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2.4 Continuity – Calculus Volume 1

The Intermediate Value Theorem

Functions that are continuous over intervals of the form [a,b], where a and b are real numbers, exhibit many useful properties. Throughout our study of calculus, we will encounter many powerful theorems concerning such functions. The first of these theorems is the Intermediate Value Theorem.

The Intermediate Value Theorem

Let f be continuous over a closed, bounded interval [a,b]. If z is any real number between f(a) and f(b), then there is a number c in [a,b] satisfying f(c)=z. (See

(Figure)

).

A diagram illustrating the intermediate value theorem. There is a generic continuous curved function shown over the interval [a,b]. The points fa. and fb. are marked, and dotted lines are drawn from a, b, fa., and fb. to the points (a, fa.) and (b, fb.). A third point, c, is plotted between a and b. Since the function is continuous, there is a value for fc. along the curve, and a line is drawn from c to (c, fc.) and from (c, fc.) to fc., which is labeled as z on the y axis.
Figure 7. There is a number c in [a,b] that satisfies f(c)=z.

Application of the Intermediate Value Theorem

Show that f(x)=x- cos x has at least one zero.

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Solution

Since f(x)=x-cos x is continuous over (−infty,+infty), it is continuous over any closed interval of the form [a,b]. If you can find an interval [a,b] such that f(a) and f(b) have opposite signs, you can use the Intermediate Value Theorem to conclude there must be a real number c in (a,b) that satisfies f(c)=0. Note that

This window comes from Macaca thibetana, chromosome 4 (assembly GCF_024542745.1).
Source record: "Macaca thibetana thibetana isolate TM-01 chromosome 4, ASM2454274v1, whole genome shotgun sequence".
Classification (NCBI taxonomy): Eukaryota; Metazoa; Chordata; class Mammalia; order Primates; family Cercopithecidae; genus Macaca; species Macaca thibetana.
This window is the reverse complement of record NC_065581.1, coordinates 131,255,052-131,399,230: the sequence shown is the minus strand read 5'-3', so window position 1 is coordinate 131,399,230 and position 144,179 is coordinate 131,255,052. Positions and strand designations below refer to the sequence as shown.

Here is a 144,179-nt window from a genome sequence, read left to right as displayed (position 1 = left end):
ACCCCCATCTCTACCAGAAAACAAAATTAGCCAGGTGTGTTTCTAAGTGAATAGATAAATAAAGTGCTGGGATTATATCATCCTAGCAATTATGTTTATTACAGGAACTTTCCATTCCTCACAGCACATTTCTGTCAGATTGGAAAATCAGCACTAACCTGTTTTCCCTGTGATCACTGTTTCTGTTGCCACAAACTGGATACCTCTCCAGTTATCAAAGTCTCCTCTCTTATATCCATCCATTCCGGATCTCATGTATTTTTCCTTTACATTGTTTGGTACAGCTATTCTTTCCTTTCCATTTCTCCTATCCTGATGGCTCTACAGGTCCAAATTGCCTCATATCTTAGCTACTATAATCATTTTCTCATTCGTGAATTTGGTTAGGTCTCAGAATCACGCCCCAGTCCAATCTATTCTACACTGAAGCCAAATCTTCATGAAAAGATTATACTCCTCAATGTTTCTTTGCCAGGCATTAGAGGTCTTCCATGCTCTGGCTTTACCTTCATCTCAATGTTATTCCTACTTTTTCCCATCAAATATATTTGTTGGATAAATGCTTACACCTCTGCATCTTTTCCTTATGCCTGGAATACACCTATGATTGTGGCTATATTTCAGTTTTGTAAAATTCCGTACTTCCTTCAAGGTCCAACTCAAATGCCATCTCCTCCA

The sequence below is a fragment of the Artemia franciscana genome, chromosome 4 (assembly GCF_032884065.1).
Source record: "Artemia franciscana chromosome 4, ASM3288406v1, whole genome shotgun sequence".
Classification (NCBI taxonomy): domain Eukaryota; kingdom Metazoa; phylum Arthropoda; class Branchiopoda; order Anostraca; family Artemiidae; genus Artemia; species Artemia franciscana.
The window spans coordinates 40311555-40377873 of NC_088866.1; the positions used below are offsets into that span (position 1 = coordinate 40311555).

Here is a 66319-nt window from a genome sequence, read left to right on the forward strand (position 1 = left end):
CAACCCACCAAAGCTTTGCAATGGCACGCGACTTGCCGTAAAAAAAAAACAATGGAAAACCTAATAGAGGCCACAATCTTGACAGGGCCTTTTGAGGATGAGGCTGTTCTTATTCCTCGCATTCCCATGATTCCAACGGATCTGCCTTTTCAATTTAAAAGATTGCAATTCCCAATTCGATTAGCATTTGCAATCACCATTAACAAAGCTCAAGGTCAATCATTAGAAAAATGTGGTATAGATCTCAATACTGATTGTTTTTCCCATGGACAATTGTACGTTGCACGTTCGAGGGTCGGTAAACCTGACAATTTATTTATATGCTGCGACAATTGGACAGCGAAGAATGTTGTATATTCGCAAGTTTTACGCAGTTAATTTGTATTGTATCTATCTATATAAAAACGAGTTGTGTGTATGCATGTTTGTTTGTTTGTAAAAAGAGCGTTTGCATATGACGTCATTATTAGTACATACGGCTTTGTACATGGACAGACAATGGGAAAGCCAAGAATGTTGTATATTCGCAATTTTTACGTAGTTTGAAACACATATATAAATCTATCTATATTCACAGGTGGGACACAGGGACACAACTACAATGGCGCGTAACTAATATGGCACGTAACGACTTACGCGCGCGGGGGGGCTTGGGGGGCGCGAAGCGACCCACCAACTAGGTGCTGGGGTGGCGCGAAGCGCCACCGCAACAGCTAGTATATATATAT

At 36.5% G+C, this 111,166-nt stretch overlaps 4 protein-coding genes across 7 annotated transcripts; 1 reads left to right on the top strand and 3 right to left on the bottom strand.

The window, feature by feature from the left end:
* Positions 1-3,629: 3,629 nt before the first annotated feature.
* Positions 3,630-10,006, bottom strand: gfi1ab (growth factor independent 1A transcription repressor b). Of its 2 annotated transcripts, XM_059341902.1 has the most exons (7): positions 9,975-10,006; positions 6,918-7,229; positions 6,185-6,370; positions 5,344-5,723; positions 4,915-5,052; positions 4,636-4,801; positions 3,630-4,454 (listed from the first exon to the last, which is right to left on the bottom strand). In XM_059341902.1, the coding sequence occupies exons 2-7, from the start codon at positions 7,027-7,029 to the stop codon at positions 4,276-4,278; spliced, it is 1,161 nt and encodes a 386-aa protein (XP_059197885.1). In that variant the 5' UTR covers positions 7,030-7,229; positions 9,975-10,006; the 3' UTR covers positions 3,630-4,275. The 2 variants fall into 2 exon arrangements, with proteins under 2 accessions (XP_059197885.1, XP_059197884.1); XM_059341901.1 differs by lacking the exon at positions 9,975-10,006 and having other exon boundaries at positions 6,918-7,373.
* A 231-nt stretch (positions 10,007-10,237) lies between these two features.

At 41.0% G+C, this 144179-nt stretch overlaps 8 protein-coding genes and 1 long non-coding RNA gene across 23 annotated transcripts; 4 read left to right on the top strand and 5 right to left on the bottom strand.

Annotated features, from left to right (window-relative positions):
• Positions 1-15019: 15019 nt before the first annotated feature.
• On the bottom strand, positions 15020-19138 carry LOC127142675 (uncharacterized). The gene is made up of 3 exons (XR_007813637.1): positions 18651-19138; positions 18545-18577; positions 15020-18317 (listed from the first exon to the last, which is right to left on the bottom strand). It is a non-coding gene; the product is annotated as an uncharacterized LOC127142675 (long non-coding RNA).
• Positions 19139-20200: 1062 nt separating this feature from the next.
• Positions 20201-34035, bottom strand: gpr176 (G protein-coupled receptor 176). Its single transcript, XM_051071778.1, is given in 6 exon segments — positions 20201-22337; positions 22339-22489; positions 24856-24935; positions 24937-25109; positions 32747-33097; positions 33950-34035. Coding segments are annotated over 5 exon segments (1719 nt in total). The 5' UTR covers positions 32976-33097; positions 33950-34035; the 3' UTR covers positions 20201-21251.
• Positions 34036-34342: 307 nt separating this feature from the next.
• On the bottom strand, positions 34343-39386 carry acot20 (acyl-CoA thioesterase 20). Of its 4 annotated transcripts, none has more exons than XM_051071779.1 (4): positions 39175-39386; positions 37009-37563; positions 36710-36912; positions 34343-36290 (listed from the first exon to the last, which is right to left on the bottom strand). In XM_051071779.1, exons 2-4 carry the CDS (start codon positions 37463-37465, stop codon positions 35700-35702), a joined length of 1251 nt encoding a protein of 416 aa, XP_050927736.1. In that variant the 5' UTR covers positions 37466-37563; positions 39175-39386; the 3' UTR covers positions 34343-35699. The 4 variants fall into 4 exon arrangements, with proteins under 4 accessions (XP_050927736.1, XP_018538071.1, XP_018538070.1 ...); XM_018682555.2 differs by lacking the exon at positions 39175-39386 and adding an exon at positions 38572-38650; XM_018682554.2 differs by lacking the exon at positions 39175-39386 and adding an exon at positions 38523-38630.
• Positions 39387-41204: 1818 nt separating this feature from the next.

f(0)=0 - cos (0)=-1<0

and

f(frac{pi}{2})=frac{pi}{2} - cos frac{pi}{2}=frac{pi}{2}>0.

Using the Intermediate Value Theorem, we can see that there must be a real number c in [0,pi/2] that satisfies f(c)=0. Therefore, f(x)=x- cos x has at least one zero.

When Can You Apply the Intermediate Value Theorem?

If f(x) is continuous over [0,2], , f(0)>0, and f(2)>0, can we use the Intermediate Value Theorem to conclude that f(x) has no zeros in the interval [0,2]? Explain.

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Solution

No. The Intermediate Value Theorem only allows us to conclude that we can find a value between f(0) and f(2); it doesn’t allow us to conclude that we can’t find other values. To see this more clearly, consider the function f(x)=(x-1)^2. It satisfies f(0)=1>0, , f(2)=1>0, and f(1)=0.

When Can You Apply the Intermediate Value Theorem?

For f(x)=1/x, , f(-1)=-1<0 and f(1)=1>0. Can we conclude that f(x) has a zero in the interval [-1,1]?

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Solution

No. The function is not continuous over [-1,1]. The Intermediate Value Theorem does not apply here.

Show that f(x)=x^3-x^2-3x+1 has a zero over the interval [0,1].

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Solution

f(0)=1>0, , f(1)=-2<0; f(x) is continuous over [0,1]. It must have a zero on this interval.

Hint

Find f(0) and f(1). Apply the Intermediate Value Theorem.

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